The distributor will take into consideration the type of picture it is distributing and distribution fees will reflect that. Distribution fees are generally calculated as a percentage of gross revenues. “Gross revenues” means the money earned by the picture from first dollar, without deductions for distribution fees, marketing expenses, taxes, residuals to any union, etc.
Distribution fees are structured in a variety of ways. A “First Dollar Gross Deal” allows the production company to be paid a percentage of “distributor’s gross,” which means that the producer is paid off the top from first dollar prior to the distributor deducting fees, expenses, and other costs. In other words, if you were able to negotiate a 25% First Dollar Gross Deal, your production company is paid 25% up front prior to the distributor backing out its fees, the advance/guarantee and expenses. The production company will be paid $12,000 from $48,000 in total revenues, even though the distributor is due a 20% commission and the picture owes it more than $70,000 in expenses. This is a great deal for the production company, but not for the distributor, who is taking a huge risk with its fees and your picture’s expenses. This arrangement is one not considered by distributors unless it is a picture with an “A” level package.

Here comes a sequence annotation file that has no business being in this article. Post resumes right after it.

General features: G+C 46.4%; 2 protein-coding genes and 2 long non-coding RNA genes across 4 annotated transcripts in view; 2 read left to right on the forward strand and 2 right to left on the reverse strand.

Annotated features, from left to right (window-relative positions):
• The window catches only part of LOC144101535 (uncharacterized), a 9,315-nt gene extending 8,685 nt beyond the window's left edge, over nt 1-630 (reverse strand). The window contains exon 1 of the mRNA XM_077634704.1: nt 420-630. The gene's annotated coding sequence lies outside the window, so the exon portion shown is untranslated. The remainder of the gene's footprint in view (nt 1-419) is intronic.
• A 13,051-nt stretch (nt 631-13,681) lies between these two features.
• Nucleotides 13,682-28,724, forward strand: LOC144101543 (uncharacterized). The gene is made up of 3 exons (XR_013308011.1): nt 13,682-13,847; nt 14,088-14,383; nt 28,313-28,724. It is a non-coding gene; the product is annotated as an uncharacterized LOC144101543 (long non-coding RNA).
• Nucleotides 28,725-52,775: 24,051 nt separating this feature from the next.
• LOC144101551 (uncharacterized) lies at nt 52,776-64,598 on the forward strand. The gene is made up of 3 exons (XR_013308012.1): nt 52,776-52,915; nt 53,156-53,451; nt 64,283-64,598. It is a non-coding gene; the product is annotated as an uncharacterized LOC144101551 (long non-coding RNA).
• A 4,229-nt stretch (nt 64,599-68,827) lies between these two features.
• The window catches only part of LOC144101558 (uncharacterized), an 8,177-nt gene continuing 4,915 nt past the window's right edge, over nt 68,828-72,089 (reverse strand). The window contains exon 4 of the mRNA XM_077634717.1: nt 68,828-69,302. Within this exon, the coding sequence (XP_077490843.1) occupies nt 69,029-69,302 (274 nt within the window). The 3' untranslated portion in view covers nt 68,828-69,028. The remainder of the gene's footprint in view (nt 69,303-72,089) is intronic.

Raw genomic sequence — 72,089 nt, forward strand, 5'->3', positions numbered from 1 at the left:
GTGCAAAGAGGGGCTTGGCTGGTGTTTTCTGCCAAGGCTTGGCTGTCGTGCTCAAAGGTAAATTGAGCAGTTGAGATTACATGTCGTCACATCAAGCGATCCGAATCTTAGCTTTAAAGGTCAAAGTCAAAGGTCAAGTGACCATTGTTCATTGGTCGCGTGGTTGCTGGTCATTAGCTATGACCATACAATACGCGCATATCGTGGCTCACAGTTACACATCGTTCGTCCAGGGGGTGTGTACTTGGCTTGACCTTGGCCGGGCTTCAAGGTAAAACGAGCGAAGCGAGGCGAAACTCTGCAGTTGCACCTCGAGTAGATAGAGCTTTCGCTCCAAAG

There is no advance in the “50/50 First Dollar Split.”This structure puts the production company and distributor on equal footing. The production company financed the picture, the distributor is financing the picture’s distribution. Each is responsible for their own expenses and each is paid 50% of the picture’s gross revenues. This is a very uncommon arrangement, since distributors are loathe to take financial risk.
In the “Modified Gross Deal,” the distributor pays the production company an advance/guarantee. It gets to recoup a multiple of the advance/guarantee and expenses before the production company is paid any revenues. Quite honestly, there is nothing “gross” about this deal.
The “70/30 Deal,” is a cross between a gross and net distribution deal. The distributor gets to recoup some specific expenses, then splits revenues 70/30 in its favor.